As the days get shorter the hens go to roost without Dolly's help and just need a quick check to make sure they are all in.   Yesterday I left it a bit late and it was very nearly dark when I went to do my rounds.  All the hens appeared to be roosting but a count revealed that one was missing.  I scouted round but it was getting darker by the minute so I went back to the house and brought Dolly out.   She ran up and down and under parked trailers, along the hedge row without any results and just as I was about to give up and just cross my fingers that the missing hen was in a safe place and would avoid becoming the fox's dinner,  Dolly ran to an old freezer which has been abandoned temporarily against the hen house wall.  She sniffed both ends and then lay down pointing towards it.

I peered over the top but could see nothing.  I shone the torch along the very slim gap behind the freezer and could just about see some feathers.   By this time Mike was already coming down to see if he could help and he held the freezer out whilst I reached in and grabbed the hen.   She was carried, protesting loudly, into the hen house and I deposited her on the perch with the others.

Monday, 14 October 2013

Worm Battle

The Vet recommended a suitable wormer to fight the parasites identified from dung samples and we have now dosed the bucks, sheep, male and female alpacas, so they should be fine now, although I will probably take a percentage sample for testing in a couple of weeks just to make sure the treatment was successful.
The three alpacas who act as chicken guards and lawnmowers in the house area did not appear to have any worms according the test results but we have decided that it would be a good idea to give them a prophylactic dose anyway.

They were all very good apart from Perdita.  You might remember she was the female who managed to clear fences over three paddocks to get back to her Mum when they were separated.   She decided she did not want to be wormed and reared up and ended up on her back.  Luckily we managed to hold on to her and she did not learn that way to escape.  It came as a complete surprise because we have often cut her toe nails and carried out other husbandry without such a reaction.  The picture below was taken earlier in the year.  

I will make sure that she gets more attention for a few weeks until she is calmer and, I hope, happier with being handled.

Since having our "Shop Alert" system set up I have been able to open the shop much more because I can get on with other jobs and only go up to the shop when the alert sound tells me that a car or pedestrian has entered the premises.   It also often tells me that a tractor is driving by and Mike thinks sometimes it reacts when someone is driving past using a mobile phone, but the odd false alarm is well worth the benefit of being available to customers.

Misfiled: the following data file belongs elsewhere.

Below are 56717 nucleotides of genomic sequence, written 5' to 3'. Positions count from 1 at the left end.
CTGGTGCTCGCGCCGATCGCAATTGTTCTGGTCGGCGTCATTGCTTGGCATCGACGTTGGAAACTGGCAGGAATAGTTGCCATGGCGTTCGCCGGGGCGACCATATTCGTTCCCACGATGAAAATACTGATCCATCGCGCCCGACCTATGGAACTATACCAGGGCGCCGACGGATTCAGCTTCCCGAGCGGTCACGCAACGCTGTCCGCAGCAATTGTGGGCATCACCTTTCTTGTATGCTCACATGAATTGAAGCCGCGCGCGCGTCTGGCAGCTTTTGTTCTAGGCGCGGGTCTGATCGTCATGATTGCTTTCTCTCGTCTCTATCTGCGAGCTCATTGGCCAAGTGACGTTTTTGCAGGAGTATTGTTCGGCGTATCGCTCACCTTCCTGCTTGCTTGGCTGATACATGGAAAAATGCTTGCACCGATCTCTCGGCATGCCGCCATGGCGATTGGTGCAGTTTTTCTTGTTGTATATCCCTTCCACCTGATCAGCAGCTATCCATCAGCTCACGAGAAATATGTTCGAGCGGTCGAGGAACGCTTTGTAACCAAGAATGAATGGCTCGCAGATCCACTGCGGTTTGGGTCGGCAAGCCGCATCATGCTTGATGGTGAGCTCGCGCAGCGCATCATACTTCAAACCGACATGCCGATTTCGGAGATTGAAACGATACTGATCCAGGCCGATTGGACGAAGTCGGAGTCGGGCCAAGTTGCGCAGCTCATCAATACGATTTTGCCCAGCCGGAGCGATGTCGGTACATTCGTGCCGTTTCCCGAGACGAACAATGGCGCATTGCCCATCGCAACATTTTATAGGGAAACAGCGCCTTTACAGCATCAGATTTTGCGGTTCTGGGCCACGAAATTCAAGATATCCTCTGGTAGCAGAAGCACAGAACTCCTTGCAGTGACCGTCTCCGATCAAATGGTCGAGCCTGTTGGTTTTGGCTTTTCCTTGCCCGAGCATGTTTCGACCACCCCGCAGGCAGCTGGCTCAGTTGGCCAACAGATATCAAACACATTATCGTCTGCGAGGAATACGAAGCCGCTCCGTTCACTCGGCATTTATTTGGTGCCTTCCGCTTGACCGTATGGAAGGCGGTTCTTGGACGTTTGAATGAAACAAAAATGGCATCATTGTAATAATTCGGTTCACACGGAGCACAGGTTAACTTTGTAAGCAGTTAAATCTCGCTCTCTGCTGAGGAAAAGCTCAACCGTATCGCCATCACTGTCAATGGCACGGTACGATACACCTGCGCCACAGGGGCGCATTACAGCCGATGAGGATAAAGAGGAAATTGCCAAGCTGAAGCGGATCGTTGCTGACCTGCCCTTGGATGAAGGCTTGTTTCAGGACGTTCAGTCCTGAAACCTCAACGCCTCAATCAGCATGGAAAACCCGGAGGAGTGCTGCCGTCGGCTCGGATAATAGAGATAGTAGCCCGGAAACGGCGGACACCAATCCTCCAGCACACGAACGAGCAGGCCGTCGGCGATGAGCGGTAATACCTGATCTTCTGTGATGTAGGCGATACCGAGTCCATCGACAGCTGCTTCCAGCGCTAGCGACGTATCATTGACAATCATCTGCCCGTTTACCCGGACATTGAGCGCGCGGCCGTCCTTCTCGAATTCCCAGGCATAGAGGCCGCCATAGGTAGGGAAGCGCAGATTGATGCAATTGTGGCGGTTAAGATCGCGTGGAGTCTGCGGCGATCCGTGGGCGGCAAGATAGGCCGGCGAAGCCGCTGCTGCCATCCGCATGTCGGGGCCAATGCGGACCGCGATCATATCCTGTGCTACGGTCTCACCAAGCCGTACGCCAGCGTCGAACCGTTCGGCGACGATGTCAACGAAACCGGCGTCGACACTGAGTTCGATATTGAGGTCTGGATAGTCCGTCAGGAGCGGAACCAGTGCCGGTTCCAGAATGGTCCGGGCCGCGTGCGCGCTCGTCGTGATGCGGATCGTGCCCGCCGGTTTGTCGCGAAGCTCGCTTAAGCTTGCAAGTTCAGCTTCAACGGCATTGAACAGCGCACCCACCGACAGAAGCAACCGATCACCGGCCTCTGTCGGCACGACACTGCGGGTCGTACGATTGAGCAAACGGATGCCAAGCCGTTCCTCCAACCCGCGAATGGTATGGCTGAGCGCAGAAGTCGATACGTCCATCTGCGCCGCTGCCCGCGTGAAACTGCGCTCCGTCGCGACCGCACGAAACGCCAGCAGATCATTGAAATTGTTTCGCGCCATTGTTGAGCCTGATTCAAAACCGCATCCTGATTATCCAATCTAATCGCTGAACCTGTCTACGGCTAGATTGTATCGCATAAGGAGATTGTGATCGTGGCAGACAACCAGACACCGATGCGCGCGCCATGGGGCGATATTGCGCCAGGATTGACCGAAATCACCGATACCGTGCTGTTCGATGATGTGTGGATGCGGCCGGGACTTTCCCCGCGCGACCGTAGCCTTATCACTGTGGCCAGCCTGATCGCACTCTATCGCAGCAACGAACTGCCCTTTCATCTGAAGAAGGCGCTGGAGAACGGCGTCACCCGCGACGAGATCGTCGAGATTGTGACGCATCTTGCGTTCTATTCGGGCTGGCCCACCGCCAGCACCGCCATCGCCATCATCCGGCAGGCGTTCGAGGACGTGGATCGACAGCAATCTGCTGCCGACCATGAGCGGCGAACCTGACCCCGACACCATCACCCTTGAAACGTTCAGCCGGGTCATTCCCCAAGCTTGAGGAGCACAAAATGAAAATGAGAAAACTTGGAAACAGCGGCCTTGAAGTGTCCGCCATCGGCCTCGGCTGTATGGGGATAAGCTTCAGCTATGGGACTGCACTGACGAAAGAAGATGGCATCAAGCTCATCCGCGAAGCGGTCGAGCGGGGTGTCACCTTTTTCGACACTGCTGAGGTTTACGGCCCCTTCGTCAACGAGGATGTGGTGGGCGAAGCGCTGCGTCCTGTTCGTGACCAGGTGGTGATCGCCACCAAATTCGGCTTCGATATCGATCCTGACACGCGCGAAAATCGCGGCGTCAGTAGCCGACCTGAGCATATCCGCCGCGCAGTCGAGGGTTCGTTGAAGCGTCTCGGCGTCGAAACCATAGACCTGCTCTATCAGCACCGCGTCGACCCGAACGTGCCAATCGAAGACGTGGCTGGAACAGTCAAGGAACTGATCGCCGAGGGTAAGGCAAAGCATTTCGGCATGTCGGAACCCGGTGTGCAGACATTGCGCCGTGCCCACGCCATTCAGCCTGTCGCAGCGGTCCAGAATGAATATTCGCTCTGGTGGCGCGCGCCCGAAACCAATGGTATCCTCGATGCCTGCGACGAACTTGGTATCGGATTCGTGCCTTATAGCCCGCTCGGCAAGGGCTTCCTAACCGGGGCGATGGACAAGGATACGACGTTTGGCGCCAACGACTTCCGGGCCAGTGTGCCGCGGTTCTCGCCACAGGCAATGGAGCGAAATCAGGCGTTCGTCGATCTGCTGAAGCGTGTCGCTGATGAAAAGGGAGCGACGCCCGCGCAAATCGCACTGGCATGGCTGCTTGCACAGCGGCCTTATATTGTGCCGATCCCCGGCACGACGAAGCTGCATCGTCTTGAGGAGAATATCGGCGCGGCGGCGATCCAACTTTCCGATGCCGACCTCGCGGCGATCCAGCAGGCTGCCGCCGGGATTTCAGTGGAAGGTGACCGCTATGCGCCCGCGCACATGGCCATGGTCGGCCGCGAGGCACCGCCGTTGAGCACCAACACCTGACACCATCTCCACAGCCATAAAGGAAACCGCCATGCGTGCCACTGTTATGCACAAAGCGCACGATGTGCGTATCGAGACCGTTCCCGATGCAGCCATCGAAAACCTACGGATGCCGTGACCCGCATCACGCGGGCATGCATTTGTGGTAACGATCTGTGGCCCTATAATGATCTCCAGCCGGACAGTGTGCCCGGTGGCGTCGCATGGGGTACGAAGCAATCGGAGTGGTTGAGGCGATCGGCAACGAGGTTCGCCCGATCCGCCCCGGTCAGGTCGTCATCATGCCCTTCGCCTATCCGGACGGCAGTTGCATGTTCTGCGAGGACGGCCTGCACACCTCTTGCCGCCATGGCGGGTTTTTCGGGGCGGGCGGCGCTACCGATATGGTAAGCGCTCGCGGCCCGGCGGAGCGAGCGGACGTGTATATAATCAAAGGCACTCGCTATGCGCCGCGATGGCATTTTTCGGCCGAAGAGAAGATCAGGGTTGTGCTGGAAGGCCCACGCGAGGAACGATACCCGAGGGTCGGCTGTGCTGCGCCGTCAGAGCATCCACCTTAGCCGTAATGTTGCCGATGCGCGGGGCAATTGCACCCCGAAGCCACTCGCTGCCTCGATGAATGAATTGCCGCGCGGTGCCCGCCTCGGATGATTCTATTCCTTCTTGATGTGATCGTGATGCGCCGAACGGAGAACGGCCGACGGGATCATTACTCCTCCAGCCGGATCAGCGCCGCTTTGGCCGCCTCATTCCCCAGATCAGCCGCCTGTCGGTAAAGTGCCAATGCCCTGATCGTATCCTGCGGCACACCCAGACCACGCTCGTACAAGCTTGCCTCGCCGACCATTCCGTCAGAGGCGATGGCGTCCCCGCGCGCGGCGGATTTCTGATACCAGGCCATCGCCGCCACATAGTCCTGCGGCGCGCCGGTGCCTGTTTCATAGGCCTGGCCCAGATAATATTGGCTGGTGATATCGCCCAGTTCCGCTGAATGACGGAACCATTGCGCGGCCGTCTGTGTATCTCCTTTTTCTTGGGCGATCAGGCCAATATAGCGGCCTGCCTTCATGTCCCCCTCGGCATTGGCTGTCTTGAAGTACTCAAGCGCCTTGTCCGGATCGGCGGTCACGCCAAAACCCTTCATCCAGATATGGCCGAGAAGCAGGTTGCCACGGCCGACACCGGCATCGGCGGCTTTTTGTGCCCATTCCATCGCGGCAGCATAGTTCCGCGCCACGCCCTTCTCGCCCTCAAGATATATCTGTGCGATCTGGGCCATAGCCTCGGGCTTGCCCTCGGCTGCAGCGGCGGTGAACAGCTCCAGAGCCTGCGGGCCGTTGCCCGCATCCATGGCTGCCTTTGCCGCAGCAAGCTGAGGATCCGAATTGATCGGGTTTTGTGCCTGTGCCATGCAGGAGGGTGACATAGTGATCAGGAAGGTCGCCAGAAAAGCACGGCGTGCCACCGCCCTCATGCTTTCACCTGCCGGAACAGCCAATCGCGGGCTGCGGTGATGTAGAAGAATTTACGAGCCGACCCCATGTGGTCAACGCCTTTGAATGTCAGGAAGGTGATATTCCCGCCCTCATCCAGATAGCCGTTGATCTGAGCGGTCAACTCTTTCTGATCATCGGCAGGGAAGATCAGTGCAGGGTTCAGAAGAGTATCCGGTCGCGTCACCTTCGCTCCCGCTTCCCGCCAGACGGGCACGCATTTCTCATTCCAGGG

On recommendation of my grand daughter I have added  hand knitted headbands to our range of knitware.  They are lovely and soft and today, the first day they have been on sale, a young woman purchased one, which looks like a good omen.

Tuesday, 8 October 2013

Fighting the good fight.

We only have three Goat Bucks left and we may have a buyer for them.  Of course today when I was cleaning their paddock, which we do every few days in an attempt to keep down the likelihood of parasite infestation  such as worms, I noticed that one was limping and another scouring.  Just what you need at this time!!

I enlisted Mike's help to hold them and trimmed all 12 feet and gave them a dose of Vecoxan which is a medication to control the internal parasite coccidea, which can be one cause of  diarrhoea.  I am waiting for some advice from the vet about the best worming product to treat some other internal parasites  which have shown up on a routine examination of the alpacas' faeces  and given that the goats live on the same farm, it is a good bet that if they have any worms they will be the same type.

The new hens have started to lay and we are getting about six really cute small eggs a day from them.   They are all getting very bold and really free-ranging.  Luckily they all now return to the right hen house and are usually already on their perches when Dolly and I turn up to shut them in for the night.  I gave both hen houses a good clean out this afternoon.  They find this really exciting as they love rummaging around in the fresh wood shavings or straw.